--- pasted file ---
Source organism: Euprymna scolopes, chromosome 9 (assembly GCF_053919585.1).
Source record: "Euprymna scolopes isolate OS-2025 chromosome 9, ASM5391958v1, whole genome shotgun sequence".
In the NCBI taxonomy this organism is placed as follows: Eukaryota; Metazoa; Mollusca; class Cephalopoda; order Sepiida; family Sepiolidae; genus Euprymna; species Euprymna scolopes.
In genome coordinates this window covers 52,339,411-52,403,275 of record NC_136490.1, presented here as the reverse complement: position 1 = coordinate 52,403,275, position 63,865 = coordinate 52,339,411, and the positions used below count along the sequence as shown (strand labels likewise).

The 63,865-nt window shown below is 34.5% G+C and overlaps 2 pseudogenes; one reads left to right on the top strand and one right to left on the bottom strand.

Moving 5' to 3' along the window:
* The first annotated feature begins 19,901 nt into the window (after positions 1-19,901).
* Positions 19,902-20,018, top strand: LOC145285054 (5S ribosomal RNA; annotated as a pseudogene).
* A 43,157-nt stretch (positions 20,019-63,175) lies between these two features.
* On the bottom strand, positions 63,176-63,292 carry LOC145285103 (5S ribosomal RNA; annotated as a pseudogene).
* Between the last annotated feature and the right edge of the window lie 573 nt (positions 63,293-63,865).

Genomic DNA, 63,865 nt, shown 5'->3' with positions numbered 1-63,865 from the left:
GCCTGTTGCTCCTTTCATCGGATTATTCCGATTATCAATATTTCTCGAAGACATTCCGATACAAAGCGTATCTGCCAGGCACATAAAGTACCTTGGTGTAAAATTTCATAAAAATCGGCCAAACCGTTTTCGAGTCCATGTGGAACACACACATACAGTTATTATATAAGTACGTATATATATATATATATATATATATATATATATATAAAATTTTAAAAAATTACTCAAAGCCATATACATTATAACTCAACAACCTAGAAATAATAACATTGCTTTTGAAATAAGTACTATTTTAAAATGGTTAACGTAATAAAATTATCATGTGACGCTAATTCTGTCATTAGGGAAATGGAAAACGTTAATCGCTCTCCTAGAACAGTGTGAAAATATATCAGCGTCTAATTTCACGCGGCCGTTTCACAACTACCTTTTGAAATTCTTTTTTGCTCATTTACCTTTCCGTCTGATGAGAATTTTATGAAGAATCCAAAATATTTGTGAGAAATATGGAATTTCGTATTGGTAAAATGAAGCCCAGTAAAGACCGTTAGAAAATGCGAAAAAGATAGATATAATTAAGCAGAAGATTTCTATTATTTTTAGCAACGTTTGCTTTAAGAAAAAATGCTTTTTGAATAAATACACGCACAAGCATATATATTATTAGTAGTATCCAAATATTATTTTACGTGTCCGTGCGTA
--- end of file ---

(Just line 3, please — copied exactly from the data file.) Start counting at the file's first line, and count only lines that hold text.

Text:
In the NCBI taxonomy this organism is placed as follows: Eukaryota; Metazoa; Mollusca; class Cephalopoda; order Sepiida; family Sepiolidae; genus Euprymna; species Euprymna scolopes.